Creating from a blank canvas: Youth Education Collaboration

30 Nov 2023

What happens when you put $100,000 on the table and invite five youth education non-profits to design a new collaboration of their own choosing?

In the case of The Wyatt Trust’s Youth Education Collaboration, the unbridled creativity, shared learning and deep partnerships that sprang from the project made good things happen.

By removing the usual parameters and conditions that typically come with philanthropic funding, the five non-profits were free to create from a blank canvas, using their experience and imagination.

“The idea for the project came after a discussion about youth education more broadly,” explains Angela Meegan, Grants Manager at The Wyatt Trust.

“We’d been considering collaboration and impact and were working on the assumption that having organisations do something together could be more impactful than having programs running separately. This is what we were looking to test through this pilot collaborative grant program.”

The five organisations, Youth Opportunities Australia, Operation Flinders, Bikes SA, Nature Foundation and one other that decided to step out of the project early on, had pre-existing relationships with Wyatt but not necessarily with each other.

“Each of the organisations were different sizes, had different capacities and resources and different ways of doing things,” Angela says.

“Wyatt wasn’t prescriptive in what we were asking them to do other than to see if they could be more impactful together. We invited them to think about it and tell us how it might work.”

The project’s ultimate aim was to build confidence, resilience and agency in young Aboriginal people that would help keep them engaged in education.

After some initial apprehension, the organisations agreed they’d work together rather than separately, and the sense of excitement about what the project might look like grew.

The four collaborating organisations came back to Wyatt with a two-part proposal for a 12-month project to support, empower and better serve young people, particularly those from First Nations communities.

Each organisation used a strengths-based approach to design and deliver different aspects of the project.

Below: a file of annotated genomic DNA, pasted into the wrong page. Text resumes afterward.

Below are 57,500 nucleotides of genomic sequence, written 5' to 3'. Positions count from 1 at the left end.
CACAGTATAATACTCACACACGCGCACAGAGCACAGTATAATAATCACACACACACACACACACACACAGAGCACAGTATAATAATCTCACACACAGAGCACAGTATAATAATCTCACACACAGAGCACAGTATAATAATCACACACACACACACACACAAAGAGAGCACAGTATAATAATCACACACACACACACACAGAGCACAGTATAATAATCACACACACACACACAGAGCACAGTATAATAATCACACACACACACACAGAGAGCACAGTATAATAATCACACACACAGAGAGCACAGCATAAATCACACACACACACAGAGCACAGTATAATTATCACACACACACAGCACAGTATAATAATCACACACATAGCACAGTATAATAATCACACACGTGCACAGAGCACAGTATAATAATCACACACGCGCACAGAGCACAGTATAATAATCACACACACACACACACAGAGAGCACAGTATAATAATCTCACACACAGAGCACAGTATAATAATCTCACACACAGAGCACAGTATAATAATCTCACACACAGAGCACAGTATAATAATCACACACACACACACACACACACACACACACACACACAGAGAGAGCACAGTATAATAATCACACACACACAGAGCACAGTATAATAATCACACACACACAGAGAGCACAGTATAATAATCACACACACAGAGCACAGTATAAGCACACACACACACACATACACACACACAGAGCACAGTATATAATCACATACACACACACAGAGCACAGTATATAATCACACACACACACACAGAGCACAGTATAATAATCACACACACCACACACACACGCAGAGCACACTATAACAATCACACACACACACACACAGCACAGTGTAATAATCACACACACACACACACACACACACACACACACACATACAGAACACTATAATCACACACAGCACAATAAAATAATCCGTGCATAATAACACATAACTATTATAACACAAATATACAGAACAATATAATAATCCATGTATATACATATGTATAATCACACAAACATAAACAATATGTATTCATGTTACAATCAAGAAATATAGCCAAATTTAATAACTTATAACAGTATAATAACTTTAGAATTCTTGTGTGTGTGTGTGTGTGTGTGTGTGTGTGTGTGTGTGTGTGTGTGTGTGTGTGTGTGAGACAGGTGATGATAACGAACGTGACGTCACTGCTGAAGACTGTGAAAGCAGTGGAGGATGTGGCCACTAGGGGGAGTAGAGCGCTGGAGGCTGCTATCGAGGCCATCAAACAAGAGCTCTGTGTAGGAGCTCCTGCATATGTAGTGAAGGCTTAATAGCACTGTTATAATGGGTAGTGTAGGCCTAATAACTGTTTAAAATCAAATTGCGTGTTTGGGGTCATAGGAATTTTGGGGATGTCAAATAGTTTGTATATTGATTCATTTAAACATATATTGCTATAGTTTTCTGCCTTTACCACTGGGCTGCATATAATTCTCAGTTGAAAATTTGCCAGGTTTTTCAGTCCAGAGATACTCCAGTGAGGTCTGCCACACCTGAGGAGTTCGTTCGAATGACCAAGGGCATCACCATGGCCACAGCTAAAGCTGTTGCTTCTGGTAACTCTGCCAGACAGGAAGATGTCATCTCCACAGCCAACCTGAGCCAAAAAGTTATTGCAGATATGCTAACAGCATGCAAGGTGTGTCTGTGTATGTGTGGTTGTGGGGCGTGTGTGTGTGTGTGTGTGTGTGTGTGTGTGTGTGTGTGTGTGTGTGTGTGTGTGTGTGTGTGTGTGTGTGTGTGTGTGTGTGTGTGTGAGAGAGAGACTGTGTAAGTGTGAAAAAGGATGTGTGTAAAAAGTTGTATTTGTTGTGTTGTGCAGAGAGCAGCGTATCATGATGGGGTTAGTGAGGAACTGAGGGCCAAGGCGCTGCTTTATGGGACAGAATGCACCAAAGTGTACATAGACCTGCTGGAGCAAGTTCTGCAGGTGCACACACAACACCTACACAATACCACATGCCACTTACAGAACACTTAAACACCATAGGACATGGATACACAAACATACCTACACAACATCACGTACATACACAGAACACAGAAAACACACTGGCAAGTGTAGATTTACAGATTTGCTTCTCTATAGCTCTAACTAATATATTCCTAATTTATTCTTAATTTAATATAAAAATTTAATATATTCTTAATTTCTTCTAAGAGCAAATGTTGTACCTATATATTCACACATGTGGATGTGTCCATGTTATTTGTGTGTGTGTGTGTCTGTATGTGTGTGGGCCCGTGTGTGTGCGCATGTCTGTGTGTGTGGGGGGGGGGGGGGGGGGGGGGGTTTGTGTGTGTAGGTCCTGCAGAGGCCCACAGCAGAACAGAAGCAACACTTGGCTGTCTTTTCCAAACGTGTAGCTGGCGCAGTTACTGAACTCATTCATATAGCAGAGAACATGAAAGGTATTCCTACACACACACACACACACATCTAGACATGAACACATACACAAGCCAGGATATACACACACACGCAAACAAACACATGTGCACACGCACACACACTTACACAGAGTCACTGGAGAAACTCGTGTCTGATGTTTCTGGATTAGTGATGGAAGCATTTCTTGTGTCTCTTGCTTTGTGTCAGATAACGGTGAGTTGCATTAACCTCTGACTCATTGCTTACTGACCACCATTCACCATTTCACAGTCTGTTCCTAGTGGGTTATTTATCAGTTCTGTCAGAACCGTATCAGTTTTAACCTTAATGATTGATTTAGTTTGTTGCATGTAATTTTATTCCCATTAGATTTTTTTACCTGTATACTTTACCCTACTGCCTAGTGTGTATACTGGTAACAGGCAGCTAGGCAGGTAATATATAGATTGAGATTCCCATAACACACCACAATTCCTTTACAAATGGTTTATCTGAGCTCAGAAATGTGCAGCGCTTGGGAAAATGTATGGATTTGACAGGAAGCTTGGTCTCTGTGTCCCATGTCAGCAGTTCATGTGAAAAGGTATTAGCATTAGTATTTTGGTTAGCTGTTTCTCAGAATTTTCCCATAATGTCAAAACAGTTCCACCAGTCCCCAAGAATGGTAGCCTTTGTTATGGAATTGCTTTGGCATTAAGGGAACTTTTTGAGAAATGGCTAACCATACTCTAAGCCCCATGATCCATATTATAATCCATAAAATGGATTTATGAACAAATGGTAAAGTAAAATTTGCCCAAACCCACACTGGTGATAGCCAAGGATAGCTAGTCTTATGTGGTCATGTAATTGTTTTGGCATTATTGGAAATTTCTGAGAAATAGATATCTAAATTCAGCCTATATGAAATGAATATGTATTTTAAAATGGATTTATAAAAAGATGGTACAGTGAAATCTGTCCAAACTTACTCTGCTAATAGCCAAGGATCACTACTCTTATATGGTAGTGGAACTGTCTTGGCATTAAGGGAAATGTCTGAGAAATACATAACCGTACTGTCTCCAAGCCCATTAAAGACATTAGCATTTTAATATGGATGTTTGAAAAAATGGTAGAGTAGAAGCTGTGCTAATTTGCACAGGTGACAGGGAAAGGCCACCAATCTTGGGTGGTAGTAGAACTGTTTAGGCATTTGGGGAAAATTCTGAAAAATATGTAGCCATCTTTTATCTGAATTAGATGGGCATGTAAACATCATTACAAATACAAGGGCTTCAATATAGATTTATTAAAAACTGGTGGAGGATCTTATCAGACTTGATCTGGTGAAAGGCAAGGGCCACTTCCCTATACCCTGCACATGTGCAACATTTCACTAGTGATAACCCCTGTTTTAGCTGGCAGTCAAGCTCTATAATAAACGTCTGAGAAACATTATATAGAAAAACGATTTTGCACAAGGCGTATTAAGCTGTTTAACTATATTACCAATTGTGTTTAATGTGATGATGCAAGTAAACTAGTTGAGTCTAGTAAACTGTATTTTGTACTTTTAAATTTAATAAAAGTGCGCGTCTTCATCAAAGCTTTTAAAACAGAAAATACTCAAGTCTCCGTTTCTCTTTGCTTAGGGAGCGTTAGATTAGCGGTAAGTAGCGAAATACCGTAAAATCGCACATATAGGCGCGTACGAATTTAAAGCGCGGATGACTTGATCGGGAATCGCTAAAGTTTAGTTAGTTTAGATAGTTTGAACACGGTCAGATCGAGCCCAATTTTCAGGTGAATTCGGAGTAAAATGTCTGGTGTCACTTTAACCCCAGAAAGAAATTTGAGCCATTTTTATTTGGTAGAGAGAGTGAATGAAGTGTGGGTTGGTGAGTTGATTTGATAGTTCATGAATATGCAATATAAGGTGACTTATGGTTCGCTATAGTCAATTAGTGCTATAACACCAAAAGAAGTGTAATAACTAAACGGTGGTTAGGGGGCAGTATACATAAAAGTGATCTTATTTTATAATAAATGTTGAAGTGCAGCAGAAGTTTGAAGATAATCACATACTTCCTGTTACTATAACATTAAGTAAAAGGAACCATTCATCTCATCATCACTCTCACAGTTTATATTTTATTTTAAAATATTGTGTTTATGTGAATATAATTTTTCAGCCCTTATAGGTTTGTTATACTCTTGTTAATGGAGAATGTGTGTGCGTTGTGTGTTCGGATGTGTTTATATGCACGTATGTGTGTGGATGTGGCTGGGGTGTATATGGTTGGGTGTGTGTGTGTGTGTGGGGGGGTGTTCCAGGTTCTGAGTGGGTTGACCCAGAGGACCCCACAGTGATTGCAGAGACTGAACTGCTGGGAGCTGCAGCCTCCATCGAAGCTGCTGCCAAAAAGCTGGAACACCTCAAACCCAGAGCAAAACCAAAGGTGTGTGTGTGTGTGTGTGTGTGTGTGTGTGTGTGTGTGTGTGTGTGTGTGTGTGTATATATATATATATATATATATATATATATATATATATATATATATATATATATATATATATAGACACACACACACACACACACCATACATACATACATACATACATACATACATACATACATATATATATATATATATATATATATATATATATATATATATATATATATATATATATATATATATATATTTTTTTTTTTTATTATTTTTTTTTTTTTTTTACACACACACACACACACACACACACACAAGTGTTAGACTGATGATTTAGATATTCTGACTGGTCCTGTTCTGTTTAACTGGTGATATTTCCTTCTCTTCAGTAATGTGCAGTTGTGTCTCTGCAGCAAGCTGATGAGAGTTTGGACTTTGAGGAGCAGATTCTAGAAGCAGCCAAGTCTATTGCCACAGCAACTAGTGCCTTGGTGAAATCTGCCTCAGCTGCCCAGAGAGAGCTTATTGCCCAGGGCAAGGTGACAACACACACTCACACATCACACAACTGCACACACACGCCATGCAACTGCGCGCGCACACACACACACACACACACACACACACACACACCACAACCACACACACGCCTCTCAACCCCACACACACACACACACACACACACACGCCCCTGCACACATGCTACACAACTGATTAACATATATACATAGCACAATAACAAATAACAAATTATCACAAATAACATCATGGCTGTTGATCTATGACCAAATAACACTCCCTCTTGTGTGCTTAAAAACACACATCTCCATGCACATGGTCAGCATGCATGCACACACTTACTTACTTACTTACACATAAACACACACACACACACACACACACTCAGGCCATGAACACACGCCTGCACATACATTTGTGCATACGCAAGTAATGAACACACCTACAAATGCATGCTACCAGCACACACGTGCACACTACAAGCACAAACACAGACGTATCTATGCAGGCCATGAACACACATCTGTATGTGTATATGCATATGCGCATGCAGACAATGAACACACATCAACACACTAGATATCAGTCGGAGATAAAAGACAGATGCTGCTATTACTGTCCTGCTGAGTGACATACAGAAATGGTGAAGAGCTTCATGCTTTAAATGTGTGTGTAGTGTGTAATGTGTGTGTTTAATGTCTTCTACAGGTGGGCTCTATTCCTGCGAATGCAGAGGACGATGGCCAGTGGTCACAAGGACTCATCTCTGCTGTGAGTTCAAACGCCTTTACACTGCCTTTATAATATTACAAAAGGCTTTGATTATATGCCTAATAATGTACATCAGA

Part 1 focused on building capacity among the participating organisations, and included information exchange, joint workshops and visiting each other’s programs all of which provided valuable context and learning.

Part 2 engaged young people from two schools in the programs that were developed using the shared knowledge resulting from Part 1.

Bikes SA ran mountain biking skill development and road safety sessions that culminated in a group ride in the Adelaide Park Lands.

Nature Foundation hosted a Kids on Country camp specifically designed for Kaurna Plains High School students to inspire future careers in conservation and land management, while also strengthening cultural learning and overall wellbeing.

Youth Opportunities ran two workshops that addressed educational and employment prospects by building greater understanding of communication impact, personal strengths, and overall wellbeing.

The Operation Flinders program focused on overcoming challenges and working harmoniously as a team. The program offered a transformative experience for students from the Warriapendi school, expanding their horizons and nurturing their imaginations.

Cultural learnings further strengthened the participants’ connection to the Country and students developed a heightened appreciation for the cultural significance of the northern Flinders Ranges and its importance to the Traditional Owners.

Jonathon Robran, Business Development Manager at Operation Flinders says the program was such a success that the Warriapendi school has nominated to participate again in 2024.

The collaborative approach between the partner organisations is also something that Operation Flinders will seek to repeat.

“The learning each partnering organisation received from the project has been most valuable,” Jonathon explains.

“It has been a lesson in practice that will now be applied across every partnership with Indigenous young people, plus any program that is tailored to suit the learning style that requires shorter sessions with more activity-based learning.

“It has built a new skill among the organisations to apply this culturally sensitive and safe approach to all the groups of diverse young people that we work with.”

It’s a result that is also extremely heartening for The Wyatt Trust.

“We’re delighted with the results,” Angela says. “The partnering organisations have developed new relationships, new networks and connections as well as developing new ‘markets’.

“The organisations were so capable and driven to achieve great outcomes. They appreciated having that flexibility and probably one of the reasons the project was so successful is that we didn’t put too many parameters around it – it was intentionally a high-trust environment.”

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